(There are already articles in the web about "tapey", the only rice wine in the Philippines specifically from the Cordillera, and I did have second thoughts making another one. I fear that I have nothing new to add about this popular Igorot alcoholic drink. However, my desire to write about what I know and still can recall about my culture compels me to write on. So, if it appears that I'm just mimicking what has already been written about "tapey", please indulge me. I am just trying to see how I gorot I am.)
My first recollection of tapey is when I was seven or eight years old. I remember coming home from a practice for our town foundation day and got excited when I saw my mother spreading cooked red glutinous rice on a bigao (winnowing tray) covered with banana leaves. I really wanted to eat anything that very moment but Mom explained the rice is not well-cooked and without sugar for it is to be made into tapey. I was disappointed, nevertheless, I am still glad that I will witness then how she makes wine. The following recipe show exactly how my mother made tapey at home:
Tapey - Igorot Rice Wine , or
Follow-up on Tapey Making
Oh, my mom did not asked me to keep quiet or not to fart while she was making tapey. I guess she didn't believe that such things can make the wine sour or bitter. I remember her explaining though few years later in another of our tapey making session that:
a) Uneven mixing of rice and bobod (rice cake yeast) can result to awful tasting wine;
b) Adding the bobod when the rice is still too hot or very cold results to spoilage or sour-tasting wine; and
c) There are good bobod that can make a wine sweet and there are also some that can make the product bitter or sour. She claims that her mother (our grandmother) is one of the maker of the best bobod in their bario while she can seldom make a good one.
It's my grandmother who said to me that whole grain of rice will make a better tasting tapey than the un-whole or crumbled ones. Also, she emphasized that the rice should be cooked with less water compared to when cooking ordinary rice. She even insisted in using the red colored glutinous rice called balatinaw to have a red-colored wine. (I don't know how grain types and rice color can really make a difference but grandma's wine, as Mom said, is one of the finest in their place and I can attest to that.)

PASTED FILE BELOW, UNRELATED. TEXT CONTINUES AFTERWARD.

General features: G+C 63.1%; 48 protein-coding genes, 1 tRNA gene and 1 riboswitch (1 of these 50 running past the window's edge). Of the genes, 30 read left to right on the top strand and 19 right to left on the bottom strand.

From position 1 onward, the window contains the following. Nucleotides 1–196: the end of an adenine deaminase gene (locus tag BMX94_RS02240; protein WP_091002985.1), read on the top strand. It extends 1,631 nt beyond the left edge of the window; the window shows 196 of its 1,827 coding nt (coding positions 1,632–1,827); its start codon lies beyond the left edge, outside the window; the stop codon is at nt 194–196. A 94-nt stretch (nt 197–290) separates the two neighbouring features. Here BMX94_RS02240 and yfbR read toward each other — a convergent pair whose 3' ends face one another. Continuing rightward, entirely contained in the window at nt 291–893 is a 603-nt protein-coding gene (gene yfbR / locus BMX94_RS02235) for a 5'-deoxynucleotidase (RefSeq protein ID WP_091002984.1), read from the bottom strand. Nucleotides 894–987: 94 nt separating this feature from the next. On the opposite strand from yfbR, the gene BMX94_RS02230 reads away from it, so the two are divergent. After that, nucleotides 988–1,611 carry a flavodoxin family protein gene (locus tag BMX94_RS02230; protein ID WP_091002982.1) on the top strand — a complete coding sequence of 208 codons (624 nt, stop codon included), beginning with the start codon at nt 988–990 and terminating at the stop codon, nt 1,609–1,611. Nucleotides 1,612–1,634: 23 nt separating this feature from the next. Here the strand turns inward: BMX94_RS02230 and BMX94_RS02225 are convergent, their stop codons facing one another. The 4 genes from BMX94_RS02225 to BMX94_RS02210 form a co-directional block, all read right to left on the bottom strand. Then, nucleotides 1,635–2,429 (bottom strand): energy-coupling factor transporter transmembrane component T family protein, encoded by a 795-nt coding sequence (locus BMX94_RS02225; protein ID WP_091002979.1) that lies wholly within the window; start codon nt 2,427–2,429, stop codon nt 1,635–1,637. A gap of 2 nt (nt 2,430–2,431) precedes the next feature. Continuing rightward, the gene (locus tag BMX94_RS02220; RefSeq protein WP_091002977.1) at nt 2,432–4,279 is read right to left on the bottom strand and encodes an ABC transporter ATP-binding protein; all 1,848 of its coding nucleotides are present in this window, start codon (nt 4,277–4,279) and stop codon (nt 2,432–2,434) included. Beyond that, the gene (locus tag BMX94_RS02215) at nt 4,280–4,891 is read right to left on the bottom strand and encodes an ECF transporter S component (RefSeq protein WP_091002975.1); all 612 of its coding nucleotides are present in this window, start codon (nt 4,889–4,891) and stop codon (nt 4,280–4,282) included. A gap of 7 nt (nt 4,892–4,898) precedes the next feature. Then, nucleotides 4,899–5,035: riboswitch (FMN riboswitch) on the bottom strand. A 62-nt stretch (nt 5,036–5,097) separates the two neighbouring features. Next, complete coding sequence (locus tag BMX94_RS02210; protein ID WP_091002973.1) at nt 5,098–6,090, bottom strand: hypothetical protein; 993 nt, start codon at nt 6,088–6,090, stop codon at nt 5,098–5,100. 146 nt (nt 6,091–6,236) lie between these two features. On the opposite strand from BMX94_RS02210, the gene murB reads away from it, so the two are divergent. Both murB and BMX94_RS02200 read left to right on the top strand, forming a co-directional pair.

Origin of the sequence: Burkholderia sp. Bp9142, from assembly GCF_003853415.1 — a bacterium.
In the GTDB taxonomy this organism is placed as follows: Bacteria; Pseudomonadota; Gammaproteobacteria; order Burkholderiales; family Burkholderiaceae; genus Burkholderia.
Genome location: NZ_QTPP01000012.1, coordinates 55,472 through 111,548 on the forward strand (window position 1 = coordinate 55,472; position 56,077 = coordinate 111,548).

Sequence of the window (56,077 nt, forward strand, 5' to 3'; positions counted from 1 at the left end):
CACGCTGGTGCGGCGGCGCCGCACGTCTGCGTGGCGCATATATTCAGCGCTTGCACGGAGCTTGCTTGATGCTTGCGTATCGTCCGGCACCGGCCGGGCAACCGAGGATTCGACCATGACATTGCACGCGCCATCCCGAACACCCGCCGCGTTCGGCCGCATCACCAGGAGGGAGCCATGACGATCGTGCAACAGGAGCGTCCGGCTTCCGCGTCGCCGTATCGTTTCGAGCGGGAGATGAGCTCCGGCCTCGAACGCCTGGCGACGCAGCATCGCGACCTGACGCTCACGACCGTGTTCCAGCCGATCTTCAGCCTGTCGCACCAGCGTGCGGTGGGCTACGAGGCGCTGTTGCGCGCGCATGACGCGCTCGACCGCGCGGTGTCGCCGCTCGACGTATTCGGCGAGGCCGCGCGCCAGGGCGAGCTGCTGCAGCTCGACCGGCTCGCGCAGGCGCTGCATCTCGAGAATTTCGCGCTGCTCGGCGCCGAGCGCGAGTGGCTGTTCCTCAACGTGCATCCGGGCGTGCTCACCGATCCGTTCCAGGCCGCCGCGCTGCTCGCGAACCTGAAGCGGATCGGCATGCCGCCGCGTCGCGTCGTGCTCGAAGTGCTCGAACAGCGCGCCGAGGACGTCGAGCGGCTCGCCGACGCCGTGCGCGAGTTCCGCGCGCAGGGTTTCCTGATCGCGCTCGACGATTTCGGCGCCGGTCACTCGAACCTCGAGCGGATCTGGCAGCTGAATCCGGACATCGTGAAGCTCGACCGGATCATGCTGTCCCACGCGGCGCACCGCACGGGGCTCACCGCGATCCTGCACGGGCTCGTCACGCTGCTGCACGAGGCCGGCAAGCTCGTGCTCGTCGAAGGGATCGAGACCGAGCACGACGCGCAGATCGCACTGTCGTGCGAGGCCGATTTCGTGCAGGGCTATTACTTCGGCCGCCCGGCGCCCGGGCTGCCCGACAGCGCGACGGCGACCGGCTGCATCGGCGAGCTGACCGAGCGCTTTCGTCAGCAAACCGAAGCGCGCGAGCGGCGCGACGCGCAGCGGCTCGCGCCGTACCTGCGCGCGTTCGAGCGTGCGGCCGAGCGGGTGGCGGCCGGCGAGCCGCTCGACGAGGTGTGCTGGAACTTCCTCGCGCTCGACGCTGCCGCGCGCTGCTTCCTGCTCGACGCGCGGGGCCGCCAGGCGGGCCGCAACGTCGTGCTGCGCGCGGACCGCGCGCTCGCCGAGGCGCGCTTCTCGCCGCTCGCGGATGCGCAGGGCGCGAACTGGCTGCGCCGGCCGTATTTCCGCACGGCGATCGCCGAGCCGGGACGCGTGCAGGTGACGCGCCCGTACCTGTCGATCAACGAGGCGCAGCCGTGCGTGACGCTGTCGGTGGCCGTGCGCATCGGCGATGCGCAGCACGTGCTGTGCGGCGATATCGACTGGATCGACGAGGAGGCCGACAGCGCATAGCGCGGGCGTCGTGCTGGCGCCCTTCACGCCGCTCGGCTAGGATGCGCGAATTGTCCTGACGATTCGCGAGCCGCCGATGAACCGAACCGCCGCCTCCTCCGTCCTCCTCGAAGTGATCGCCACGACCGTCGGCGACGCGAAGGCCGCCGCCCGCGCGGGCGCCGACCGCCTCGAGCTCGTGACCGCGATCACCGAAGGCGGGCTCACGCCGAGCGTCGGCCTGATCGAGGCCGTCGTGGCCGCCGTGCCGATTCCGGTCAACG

Another lesson I learned from my grandma is the right place to stock the wine. She pointed out that a damp cold places are not good because it takes longer time for the wine to be fully fermented and sometimes pungent smell is developed. Whereas, a warm, dry part of the house, such as near the dalikan (cooking area) makes excellent tapey. However, she did not recommend puting the jars too close to heat or keeping them in the cooking area during hot season. She said that too much heat makes the wine bland and sour.
I could have forgotten the tapey I first witnessed my mother made except that it also happened to be the first wine I tasted. I clearly remember when the big day (fiesta) came, my father gave me a small cup of tapey and told me to taste what Mom and I made. I can still recall savoring the sweet taste and feeling a little bit groggy after a few sips. After a few weeks though, I tried again to drink from what was left with my mom's wine, but I can not take it. It turned bitter-sweet. This article, "How Is Tapey Made", described the different ages of tapey.
Traditionaly, tapey is served only on special occasions - feasts, celebrations and wakes and funerals. And when opening a new jar of tapey, the man of the house or a male elder, tribal leader will always do the honor. It is also a custom that before serving the wine, a sipful have to be spilled first on the soil as an offering to the unseen creatures - this act is accompanied by a simple plea to the unseen beings not to touch or harm any human who partakes with the wine. Also, it is always the women who make the wine. (I do think that since wine making is considered as a part of household chores, this is more of gender role differentiation rather than a cultural thing.) There are still those who follow these practices but most tapey making and drinking nowadays have nothing more to do with customs and traditions.